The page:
May I Borrow Your Phone?
I have a beard and long, uncut hair. I wear old hoodies and boots and beanies, and by the end of the day, I’m tired and don’t say much to people on the train.
One day I was on my way to meet my wife at a different train station than usual, where she was going to pick me up so we could head over to her studio.
I pulled out my phone to call her, but unfortunately, the battery had been drained and my phone was laying lifeless in my palm. I was about 20 minutes from the station, and I needed to get in touch with Rachel.
Normally, I wouldn’t be afraid to ask anyone a question, however the question I needed to ask this time hinged on whether or not a person trusted me with their phone. Living in a smartphone dominated world means I wasn’t simply asking to borrow a phone, but rather, I was asking to be trusted with a device which had access to their Email, Calendar, Facebook, Twitter, financal institutions such as Mint or Paypal, Internet history, and of course, Letterpress games.
I scoped out the target, a middle-aged woman, who was sitting across the aisle. I took off my thick, dark-green jacket and beanie; my attempt to seem less threating. I start practicing my question.
- “Ma’am, can I please borrow your cell phone?” Too forward.
- “Excuse me. May I please borrow your phone?” Overly nice, she’d be suspicious.
- “Hi, excuse me, would you mind if I borrowed your phone for a quick call?” Perfect. Friendly, to the point. Just the right amount of information.
The train doors shut, and the next station wouldn’t be for 10 minutes. On this train line, that’s the longest between stops. She’ll know this, and realize I have nowhere to run. Plus, the conductor is standing right there! Now is my chance.
Leaning in my seat toward her, “Hi, excuse me.” I said to the woman who was very interested in her book.
No response. Crap, I didn’t expect this. That book must be awesome.
A bit louder, “Hi, ma’am?”
Nothing. Surely she can hear me, right?
The conductor and I make eye contact and we both shrug.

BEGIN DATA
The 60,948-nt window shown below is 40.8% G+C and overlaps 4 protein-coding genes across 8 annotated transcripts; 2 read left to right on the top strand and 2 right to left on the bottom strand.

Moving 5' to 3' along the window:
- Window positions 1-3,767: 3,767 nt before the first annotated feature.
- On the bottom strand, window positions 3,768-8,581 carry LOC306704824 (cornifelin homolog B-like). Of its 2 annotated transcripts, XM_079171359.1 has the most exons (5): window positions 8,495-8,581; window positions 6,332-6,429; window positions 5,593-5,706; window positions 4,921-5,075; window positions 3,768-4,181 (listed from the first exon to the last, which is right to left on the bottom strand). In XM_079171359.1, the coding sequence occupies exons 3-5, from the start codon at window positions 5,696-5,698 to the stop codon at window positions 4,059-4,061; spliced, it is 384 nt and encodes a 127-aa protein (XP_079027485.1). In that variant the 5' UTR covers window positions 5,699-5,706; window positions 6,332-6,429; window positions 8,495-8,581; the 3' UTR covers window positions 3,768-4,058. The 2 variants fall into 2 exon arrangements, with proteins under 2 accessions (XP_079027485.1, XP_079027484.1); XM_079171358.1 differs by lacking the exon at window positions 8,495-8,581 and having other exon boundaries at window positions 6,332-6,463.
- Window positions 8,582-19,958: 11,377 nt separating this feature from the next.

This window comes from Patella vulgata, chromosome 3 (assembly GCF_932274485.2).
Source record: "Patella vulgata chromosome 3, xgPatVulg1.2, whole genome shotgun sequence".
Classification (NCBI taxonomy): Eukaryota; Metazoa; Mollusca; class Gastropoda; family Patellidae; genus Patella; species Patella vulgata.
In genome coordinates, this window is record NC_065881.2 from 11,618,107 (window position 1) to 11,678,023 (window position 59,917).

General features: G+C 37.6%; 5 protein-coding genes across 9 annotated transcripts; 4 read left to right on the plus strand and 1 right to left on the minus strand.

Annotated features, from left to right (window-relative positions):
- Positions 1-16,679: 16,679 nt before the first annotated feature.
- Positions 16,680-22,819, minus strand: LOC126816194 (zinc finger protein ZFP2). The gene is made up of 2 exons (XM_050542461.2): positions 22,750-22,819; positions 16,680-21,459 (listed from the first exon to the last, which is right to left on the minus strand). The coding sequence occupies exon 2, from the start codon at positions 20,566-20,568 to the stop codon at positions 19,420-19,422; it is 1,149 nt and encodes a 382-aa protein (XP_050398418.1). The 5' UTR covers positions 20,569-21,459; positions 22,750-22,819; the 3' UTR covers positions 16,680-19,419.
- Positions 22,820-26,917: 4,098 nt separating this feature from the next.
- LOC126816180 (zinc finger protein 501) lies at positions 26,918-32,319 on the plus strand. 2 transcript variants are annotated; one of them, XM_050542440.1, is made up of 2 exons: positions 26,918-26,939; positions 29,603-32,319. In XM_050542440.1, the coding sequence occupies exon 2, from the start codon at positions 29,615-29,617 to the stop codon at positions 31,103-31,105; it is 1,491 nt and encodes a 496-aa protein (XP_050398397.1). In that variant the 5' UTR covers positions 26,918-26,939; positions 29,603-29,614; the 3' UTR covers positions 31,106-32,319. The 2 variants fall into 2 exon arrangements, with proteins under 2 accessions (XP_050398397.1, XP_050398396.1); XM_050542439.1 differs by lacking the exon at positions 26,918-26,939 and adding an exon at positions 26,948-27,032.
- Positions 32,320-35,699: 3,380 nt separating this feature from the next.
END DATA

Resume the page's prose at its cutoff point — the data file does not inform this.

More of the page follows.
Practically yelling, “Excuse me, ma’am?” She looks up, thank God.
“Hi, not sure if you could hear me not.” I fake laugh. She is not amused.
Remember the script, Ryan!
“Would you mind if I borrowed your phone for a quick call? My phone is dead and I need to call my wife who’s waiting at the final stop.”
Crap, way too much information. There’s no way she’ll believe that.
“…,” says the bookworm.
“I’d… rather not.”
Nodding, I barely get out, “Okay.”
What?! Two minutes before this train wreck of a conversation, I saw her sliding her fingertips around the device with the training of an Angry Birds veteran.
Then I realized how much of a gamble this request was. I have no idea if I looked different (perhaps in an alternate universe where sans-beard, I worked in a suit and tie and had the charm of a prince), Jane McNotrust and I would be best friends. In that world we’d talk about the days when phone batteries lasted nothing short of a week and how phones only placed calls or maybe sent a text message.
But we don’t live there. We live in a world of consolidation and efficiency. Because of our investment into this idea of singular devices and connectibility, the request to call a loved one for less than 60 seconds, turns into a stress-inducing judgement call with much more to lose than just a cheap phone and some contact information.
After Jane left me high and dry, the conductor, having witnessed all this, chuckled and walked over. He reached into his pocket and pulled out his phone and handed it to me.
I quietly laughed, thanked him, and called my wife on his old Motorola Razr. The call quality was exceptional.